Your sources: You can sort through phone messages from eager callers muddled with others reciting commentary they heard on The O’ Reilly Factor mixed in with obscene calls from others who have nothing better to do. You can delve in to information provided by the new spat of grassroots organizations, one of the most well-known which has an equally well-known reputation for providing as much flawed information as it does thinly veiled threats in the name of anyone who provided their email and address to receive a free sticker.

Or there’s the neatly arranged, concisely presented information packet provided by the lobbyists – with the facts and language you need, because many lobbyists were the 24-year old Legislative Assistant once.

Decision made.

In order to gain real, sustainable influence, voters must provide legislators the vital information they need in a format that is equally resourceful for the decision-makers to use. As a former Hill staffer, I speak from experience.

Just like how an Electronic Health Record standardizes personalized data for individual and collective use by physicians from their home towns to the top medical research facilities in the country, constituents need a portal that allows them to identify: their top issues in importance; factors in their opinion on the issues; what sources or experiences they use to form those opinions and more.

The result would be taking the constituents already engaged in broadcasting their message, and focusing the message into a platform that would make the information actually useful to the decision-makers they are trying to reach.

In order to make this idea work, however, the process would start with interviewing Congressional and Gubernatorial staffs, and asking them how can information be most effectively communicated to them – which analytics do they need to make informed decisions. Since most people reading this post will use analytics themselves, it should come as no surprise to you that political staffs use the same.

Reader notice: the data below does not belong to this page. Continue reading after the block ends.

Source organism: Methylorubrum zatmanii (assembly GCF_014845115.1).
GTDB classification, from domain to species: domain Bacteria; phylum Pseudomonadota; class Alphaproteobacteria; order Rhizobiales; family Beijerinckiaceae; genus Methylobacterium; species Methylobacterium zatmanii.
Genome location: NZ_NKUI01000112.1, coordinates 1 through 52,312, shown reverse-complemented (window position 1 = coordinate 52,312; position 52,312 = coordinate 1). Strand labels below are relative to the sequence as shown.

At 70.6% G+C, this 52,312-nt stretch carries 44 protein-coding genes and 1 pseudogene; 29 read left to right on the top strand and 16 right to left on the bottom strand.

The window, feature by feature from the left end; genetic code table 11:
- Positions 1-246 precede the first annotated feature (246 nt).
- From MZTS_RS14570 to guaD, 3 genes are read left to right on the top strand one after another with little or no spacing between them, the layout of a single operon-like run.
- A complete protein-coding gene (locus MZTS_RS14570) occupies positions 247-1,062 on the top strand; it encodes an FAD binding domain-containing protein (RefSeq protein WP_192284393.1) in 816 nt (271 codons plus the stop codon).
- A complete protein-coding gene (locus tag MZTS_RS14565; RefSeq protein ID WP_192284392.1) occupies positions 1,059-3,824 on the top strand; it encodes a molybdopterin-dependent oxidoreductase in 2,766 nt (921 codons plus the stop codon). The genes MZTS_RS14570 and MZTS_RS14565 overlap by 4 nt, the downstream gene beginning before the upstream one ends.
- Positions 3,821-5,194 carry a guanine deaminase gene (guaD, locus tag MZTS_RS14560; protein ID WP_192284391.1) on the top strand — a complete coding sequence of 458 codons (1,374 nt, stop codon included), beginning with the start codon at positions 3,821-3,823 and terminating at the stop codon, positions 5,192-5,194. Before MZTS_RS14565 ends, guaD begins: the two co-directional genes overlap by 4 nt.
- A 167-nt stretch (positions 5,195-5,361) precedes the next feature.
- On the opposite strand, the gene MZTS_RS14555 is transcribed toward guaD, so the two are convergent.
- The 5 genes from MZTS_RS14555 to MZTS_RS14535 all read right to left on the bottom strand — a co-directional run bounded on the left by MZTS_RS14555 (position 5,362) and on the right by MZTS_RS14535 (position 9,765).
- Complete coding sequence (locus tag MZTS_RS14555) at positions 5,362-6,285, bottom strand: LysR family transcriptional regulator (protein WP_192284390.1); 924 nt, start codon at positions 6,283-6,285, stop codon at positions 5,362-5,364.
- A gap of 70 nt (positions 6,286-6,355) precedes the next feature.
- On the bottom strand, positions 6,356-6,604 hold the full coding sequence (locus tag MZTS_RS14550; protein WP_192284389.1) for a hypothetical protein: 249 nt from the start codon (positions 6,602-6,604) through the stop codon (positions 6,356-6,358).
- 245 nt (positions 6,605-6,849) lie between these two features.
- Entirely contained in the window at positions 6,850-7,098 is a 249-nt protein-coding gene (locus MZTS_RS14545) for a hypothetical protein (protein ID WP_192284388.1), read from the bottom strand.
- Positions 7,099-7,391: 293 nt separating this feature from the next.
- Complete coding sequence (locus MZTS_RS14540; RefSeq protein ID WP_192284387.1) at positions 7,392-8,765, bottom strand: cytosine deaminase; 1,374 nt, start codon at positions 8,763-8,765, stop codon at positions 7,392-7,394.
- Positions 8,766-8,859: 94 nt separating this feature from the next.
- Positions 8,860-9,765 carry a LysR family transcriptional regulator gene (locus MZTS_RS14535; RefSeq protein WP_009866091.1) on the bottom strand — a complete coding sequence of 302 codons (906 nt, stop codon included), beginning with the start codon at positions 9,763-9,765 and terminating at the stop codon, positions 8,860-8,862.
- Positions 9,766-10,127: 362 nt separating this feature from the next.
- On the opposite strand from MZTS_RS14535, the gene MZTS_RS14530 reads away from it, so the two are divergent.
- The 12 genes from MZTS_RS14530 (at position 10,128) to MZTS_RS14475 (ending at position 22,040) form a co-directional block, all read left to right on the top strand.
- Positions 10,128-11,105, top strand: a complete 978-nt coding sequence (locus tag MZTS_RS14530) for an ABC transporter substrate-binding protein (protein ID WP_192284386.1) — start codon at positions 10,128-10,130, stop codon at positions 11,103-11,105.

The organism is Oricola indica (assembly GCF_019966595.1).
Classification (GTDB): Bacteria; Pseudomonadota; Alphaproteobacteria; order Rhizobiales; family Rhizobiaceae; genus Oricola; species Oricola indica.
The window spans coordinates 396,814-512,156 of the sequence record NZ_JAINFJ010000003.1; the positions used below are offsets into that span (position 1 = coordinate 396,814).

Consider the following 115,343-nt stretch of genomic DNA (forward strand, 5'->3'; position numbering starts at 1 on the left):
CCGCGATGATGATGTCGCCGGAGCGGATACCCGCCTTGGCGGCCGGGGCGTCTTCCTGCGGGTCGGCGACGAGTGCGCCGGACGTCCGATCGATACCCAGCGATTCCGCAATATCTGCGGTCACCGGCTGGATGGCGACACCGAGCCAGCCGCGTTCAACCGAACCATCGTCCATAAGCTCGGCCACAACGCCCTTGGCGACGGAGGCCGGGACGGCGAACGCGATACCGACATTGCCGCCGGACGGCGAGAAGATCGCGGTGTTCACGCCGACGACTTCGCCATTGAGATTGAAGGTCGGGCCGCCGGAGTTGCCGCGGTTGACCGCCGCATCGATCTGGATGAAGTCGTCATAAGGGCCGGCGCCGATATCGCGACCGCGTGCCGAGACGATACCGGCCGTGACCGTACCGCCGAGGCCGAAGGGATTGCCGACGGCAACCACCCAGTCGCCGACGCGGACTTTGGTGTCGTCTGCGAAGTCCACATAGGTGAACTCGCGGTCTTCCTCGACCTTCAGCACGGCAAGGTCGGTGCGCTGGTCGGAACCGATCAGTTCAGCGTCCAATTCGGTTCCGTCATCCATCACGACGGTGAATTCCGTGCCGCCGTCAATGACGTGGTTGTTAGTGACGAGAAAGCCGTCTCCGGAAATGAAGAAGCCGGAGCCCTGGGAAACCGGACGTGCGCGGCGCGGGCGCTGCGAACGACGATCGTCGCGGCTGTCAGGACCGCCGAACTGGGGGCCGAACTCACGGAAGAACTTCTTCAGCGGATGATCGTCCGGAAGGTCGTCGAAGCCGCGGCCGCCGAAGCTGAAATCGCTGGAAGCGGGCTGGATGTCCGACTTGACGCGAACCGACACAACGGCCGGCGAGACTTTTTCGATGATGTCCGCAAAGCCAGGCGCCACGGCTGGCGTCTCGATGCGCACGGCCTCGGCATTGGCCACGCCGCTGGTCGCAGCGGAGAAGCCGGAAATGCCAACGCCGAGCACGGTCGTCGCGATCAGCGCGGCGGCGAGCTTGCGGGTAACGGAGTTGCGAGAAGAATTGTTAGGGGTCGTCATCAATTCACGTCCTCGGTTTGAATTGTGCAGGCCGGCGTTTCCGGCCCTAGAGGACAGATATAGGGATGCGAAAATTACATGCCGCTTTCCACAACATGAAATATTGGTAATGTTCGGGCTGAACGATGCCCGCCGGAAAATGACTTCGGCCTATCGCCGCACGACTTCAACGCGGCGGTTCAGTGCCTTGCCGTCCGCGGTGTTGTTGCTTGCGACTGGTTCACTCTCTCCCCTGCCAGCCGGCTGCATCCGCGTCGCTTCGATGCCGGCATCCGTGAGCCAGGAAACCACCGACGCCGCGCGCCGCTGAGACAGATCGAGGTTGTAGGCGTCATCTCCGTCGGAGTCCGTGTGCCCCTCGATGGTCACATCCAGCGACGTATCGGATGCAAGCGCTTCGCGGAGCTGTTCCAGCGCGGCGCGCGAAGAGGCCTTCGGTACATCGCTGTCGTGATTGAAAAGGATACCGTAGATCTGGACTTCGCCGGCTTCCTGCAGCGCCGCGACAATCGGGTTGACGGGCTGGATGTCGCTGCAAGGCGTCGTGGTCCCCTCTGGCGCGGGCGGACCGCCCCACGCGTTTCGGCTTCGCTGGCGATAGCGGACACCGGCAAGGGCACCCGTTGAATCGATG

It could be Microsoft Empowerment. Or Google Citizen.

Once the voice of the constituents is focused into a format useful to the decision-makers, the reliance on lobbyists and third party organizations for information can be reduced, and communications between the two groups will shift from external to an internal relationship – and that’s what Government 2.0 is supposed to be all about: transparency, efficiency and effectiveness.

If you are or were a Congressional or Gubernatorial staffer, would this direct, categorical data be helpful in your operations? And for the rest, would you use such a platform if it had the necessary privacy safeguards and customization options that would allow you to communicate your opinions on the matters most important to you? I hope you leave us a comment for discussion of this concept, and propose alternatives.

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Adriel Hampton

Smart listening systems are key to getting citizen information into actionable form for our representatives. As you’ve pointed out, right now it is far too easy just to accept the lobbyist info packet and roll. I’m interested in what agencies are doing now to tackle this issue with their constituents.

Justin Herman

I think the driving force behind a model like this would have to come from the constituent or third party end in the political arena, however if this was applied to a social services department, for example, then I think that kind of agency would benefit.

Of course, like EHRs, there would be plenty of infrastructure needed to build upon to make it useful.